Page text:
Inflation hits 30-month low; modest interest rate cut disappoints: KATI

The Korangi Association of Trade and Industry (KATI) has expressed disappointment over the State Bank of Pakistan’s recent decision to cut the interest rate by only 150 basis points, bringing it down to 20.5% from 22% after four years. KATI President Johar Qandhari noted that despite inflation reaching a 30-month low of 11%, the modest reduction in the interest rate was inadequate and failed to meet the business community’s expectations.

Qandhari highlighted the longstanding demand from business people and industrialists for a significant reduction in the interest rate, citing Pakistan’s historically high policy rate compared to the region. He argued that this high rate has contributed to inflation, increased production costs, and a shortage of capital for industrialists, making it difficult for businesses to secure affordable loans.

“With inflation dropping to 11%, we anticipated a substantial interest rate cut, ideally bringing it down to 7-8%,” Qandhari said. “However, the reduction of just 1.5% is insufficient, likely influenced by IMF pressures.”

Qandhari underscored the potential benefits of a more substantial reduction in the policy rate, which could serve as a catalyst for industrialization in the country, leading to increased job creation and economic growth. He pointed out that the current high-interest rates have been a drag on economic growth, a trend that could be reversed by further lowering the policy rate.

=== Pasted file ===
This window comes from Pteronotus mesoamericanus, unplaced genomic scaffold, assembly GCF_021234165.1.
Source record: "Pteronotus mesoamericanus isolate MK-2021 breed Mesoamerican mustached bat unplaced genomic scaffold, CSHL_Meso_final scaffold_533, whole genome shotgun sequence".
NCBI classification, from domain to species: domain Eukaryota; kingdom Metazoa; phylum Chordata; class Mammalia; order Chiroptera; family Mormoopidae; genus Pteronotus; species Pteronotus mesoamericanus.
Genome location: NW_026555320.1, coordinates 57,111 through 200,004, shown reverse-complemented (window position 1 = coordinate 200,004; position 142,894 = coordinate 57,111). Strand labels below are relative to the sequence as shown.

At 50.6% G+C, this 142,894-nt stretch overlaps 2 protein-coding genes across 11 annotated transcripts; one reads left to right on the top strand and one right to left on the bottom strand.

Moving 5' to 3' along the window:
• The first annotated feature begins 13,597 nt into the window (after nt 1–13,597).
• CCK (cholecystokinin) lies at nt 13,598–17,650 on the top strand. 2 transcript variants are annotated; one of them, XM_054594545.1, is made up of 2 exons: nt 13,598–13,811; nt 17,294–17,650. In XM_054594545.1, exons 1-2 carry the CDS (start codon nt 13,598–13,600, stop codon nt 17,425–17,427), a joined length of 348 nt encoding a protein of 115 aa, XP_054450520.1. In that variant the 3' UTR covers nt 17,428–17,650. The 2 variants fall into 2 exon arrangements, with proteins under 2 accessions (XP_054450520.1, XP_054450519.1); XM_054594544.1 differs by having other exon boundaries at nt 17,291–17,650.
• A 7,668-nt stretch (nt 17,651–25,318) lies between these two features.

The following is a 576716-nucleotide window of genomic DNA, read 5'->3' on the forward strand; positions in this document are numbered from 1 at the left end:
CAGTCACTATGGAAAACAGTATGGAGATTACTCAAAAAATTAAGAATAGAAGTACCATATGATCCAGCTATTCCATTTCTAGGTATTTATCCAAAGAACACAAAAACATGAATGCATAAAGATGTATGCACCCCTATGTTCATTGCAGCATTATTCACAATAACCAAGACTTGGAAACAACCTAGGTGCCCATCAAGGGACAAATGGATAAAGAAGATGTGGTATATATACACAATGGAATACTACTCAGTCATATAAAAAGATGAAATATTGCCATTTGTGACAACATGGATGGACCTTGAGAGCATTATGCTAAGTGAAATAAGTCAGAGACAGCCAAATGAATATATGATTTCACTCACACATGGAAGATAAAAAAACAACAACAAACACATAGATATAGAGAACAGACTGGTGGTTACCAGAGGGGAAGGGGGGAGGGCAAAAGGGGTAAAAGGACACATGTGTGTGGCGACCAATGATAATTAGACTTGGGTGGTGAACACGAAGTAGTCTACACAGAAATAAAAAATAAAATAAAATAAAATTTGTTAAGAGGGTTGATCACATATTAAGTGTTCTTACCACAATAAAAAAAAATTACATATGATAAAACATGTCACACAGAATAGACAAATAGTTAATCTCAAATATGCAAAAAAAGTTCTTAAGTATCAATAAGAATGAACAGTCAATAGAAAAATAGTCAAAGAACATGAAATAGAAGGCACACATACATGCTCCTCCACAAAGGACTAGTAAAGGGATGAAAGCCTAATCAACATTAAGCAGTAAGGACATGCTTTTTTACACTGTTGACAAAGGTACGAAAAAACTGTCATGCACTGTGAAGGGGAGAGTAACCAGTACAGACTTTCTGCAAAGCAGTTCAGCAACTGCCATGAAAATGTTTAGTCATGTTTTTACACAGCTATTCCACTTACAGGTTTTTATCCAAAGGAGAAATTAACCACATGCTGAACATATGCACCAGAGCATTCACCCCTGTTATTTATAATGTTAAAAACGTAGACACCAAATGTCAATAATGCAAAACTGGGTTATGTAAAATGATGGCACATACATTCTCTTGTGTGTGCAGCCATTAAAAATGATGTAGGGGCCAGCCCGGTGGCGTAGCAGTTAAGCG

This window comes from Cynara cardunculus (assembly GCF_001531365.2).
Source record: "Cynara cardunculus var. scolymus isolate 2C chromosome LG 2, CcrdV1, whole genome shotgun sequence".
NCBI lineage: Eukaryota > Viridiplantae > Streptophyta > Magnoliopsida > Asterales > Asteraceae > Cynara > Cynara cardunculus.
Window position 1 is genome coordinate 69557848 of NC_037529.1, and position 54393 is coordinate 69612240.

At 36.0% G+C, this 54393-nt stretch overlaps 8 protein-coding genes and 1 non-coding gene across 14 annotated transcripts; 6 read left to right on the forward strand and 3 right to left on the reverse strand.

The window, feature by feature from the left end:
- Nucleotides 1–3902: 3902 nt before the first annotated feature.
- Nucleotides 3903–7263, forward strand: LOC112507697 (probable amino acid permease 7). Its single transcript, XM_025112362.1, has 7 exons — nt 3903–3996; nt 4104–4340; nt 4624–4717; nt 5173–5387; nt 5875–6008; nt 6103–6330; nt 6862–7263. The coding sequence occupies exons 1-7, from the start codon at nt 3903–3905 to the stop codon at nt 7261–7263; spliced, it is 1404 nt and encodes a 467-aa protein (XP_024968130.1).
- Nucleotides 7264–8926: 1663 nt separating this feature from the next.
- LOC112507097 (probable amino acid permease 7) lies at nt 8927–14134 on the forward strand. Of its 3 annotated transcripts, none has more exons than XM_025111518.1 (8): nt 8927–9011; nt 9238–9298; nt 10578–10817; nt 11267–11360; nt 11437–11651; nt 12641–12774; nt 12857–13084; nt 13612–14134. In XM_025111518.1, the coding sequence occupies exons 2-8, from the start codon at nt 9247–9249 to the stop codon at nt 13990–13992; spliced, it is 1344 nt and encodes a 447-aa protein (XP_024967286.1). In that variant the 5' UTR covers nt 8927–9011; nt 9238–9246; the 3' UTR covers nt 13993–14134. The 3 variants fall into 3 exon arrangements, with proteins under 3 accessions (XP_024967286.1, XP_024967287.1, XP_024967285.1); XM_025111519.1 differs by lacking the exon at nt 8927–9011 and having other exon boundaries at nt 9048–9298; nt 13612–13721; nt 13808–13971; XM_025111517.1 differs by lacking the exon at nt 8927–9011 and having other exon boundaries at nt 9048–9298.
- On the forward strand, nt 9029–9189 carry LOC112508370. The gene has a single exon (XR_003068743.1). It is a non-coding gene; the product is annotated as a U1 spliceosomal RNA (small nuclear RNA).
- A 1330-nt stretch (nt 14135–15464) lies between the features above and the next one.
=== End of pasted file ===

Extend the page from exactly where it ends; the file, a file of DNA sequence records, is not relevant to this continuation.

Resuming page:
Qandhari expressed gratitude to the Federal Board of Revenue (FBR) for their commendable achievement of a 33% increase in revenue collection. He also acknowledged the economists’ prediction of inflation remaining at 10-11% by the end of the year, and the expected trade balance surplus by the end of the fiscal year.

Qandhari emphasized the shared responsibility of the government and the State Bank in providing relief to both the people and the business community. He urged the Governor of the State Bank to consider further reductions in the interest rate, highlighting the potential for these actions to stimulate commercial activities and foster economic growth.

Additionally, Qandhari appealed to the government to minimise the tax burden on traders, industrialists, and the general populace in the upcoming budget. He expressed hope that the government would provide significant relief in the budget, allowing people to recover from the prolonged economic crisis of recent years.

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